A team of Australian university agriculture students has returned from the International Food and Agribusiness Management Association conference in Atlanta armed with the experiences of a lifetime – and Australian agriculture is set to benefit.
The five-strong team, supported by specialist agribusiness recruitment agency Rimfire Resources, was one of 22 international teams competing in the IFAMA International Student Case Competition last month.
The team, pictured here, included Will Porter (Charles Sturt University, Wagga Wagga), Lachlan Margetts and Chris Cooper (University of Queensland) and Rhys Pirrie and Lachlan Chadwick (The University of Sydney).
The event is modelled on the MIT vs. Harvard Case Competition and gives students an opportunity to demonstrate and share their consulting strategies while networking with industry professionals.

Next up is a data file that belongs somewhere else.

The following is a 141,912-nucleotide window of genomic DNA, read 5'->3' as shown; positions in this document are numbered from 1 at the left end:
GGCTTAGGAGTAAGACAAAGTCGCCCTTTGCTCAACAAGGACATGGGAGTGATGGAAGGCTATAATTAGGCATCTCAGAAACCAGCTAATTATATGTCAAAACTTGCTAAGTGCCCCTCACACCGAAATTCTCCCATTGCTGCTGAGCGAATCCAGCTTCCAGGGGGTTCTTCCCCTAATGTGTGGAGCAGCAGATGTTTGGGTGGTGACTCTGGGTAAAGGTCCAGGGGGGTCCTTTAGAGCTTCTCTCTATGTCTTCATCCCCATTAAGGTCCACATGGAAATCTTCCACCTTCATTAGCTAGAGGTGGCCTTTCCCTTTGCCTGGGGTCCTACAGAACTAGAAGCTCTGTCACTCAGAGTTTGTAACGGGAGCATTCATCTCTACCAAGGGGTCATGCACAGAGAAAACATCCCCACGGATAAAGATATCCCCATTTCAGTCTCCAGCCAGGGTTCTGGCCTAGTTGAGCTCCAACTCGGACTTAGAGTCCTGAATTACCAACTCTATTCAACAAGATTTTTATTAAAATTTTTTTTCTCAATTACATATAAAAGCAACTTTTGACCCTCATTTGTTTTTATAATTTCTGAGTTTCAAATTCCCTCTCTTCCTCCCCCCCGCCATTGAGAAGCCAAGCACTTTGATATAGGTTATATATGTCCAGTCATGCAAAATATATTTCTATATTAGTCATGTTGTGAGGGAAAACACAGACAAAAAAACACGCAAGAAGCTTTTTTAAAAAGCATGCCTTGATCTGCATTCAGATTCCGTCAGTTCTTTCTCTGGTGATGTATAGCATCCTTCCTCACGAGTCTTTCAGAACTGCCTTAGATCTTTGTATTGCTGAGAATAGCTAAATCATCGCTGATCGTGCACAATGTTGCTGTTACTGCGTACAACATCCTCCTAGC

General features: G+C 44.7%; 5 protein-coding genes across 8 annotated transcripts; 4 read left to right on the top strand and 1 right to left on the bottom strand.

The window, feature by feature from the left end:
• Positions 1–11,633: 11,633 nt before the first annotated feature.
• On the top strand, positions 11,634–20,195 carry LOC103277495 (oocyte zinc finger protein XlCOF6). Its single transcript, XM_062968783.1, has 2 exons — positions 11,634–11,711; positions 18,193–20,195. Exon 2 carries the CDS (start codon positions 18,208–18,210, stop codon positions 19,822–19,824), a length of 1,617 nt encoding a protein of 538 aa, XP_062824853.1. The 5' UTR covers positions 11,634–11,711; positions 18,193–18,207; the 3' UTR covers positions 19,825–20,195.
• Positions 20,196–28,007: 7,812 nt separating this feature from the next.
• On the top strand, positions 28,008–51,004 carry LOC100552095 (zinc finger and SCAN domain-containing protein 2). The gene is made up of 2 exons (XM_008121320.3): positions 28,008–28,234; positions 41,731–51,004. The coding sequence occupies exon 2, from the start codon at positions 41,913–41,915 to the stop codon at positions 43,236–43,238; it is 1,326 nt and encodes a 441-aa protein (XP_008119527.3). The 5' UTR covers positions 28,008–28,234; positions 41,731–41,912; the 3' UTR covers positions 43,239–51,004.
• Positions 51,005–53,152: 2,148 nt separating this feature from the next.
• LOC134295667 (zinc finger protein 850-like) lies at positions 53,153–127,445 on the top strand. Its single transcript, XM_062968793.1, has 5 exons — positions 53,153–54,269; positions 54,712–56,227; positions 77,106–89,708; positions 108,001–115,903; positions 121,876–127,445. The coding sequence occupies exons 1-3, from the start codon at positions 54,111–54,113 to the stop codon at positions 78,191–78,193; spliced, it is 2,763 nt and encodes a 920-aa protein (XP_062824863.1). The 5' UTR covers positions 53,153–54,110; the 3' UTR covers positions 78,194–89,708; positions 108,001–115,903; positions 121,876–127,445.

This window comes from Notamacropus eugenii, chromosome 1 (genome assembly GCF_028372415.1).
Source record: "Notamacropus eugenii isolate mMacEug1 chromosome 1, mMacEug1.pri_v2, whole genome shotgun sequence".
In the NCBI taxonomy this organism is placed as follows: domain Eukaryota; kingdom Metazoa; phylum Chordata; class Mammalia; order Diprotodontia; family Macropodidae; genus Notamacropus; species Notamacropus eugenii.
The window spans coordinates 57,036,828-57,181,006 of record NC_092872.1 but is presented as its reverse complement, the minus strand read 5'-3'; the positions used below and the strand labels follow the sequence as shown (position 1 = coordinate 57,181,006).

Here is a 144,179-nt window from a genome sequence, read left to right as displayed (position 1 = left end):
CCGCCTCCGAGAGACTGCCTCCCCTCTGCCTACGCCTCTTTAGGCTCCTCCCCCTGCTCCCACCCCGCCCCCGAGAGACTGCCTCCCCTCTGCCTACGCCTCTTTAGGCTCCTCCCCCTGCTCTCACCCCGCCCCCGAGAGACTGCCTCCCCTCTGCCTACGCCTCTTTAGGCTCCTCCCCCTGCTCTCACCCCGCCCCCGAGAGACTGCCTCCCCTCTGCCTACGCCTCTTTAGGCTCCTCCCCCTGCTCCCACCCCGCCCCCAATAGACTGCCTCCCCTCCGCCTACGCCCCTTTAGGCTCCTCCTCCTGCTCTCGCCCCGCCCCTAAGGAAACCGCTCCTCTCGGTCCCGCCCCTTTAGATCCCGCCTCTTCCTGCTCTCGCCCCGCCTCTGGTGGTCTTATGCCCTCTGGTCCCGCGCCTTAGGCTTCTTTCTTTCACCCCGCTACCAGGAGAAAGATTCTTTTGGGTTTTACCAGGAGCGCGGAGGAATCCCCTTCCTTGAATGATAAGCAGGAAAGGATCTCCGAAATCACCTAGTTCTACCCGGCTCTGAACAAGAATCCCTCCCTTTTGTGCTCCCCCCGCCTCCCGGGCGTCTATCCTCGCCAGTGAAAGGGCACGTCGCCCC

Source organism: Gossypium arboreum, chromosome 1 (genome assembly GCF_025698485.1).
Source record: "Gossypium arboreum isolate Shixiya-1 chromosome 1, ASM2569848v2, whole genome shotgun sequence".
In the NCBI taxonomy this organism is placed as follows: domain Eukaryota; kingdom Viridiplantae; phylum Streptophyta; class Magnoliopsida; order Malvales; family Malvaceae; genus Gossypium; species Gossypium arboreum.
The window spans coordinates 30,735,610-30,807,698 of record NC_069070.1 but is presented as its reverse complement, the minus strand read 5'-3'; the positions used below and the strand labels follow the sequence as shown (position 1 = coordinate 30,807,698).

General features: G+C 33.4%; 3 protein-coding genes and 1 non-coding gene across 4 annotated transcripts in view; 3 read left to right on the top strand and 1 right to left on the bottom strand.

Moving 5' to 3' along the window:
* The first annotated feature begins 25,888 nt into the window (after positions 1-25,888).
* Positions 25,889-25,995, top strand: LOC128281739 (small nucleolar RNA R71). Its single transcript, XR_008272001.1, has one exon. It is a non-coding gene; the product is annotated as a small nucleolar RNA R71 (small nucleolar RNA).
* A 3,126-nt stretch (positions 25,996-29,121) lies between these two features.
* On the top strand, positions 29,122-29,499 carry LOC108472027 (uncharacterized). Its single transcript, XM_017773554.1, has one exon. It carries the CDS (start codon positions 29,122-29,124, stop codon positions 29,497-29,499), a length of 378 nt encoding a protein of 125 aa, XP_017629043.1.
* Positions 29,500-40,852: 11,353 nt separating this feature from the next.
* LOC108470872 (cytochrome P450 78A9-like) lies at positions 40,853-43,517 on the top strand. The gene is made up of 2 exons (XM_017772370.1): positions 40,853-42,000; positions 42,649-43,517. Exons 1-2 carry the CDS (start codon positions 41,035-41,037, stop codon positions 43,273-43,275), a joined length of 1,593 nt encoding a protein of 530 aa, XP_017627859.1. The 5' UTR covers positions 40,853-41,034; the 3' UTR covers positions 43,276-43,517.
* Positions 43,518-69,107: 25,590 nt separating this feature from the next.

Students were given an agribusiness case study to workshop over four hours, before presenting their creative and practical recommendations to a panel of expert judges.
University of Queensland team member Chris Cooper described the experience and talent on show as “eye-opening.”
“The skills I learnt through the competition can be easily transferred to a business situation where solutions for complex problems will be needed in a relatively short time,” he said.
Rimfire’s Nigel Crawley said the competition provided Australian students with invaluable exposure and a once-in-a-lifetime networking opportunity. “We believe an investment like this benefits the whole industry,” he said.
The trip was supported by Rimfire Resources, JBS Australia, University of Queensland, University of Sydney, PricewaterhouseCoopers and Bayer Animal Health.
National Rabbit Management Facilitator appointed
With the worrying trend that rabbit numbers are again on the rise, the Victorian Department of Environment and Primary Industries, the Invasive Animals CRC and the Foundation for Rabbit Free Australia have announced the appointment of Dr Lisa Adams as the first National Rabbit Management Facilitator.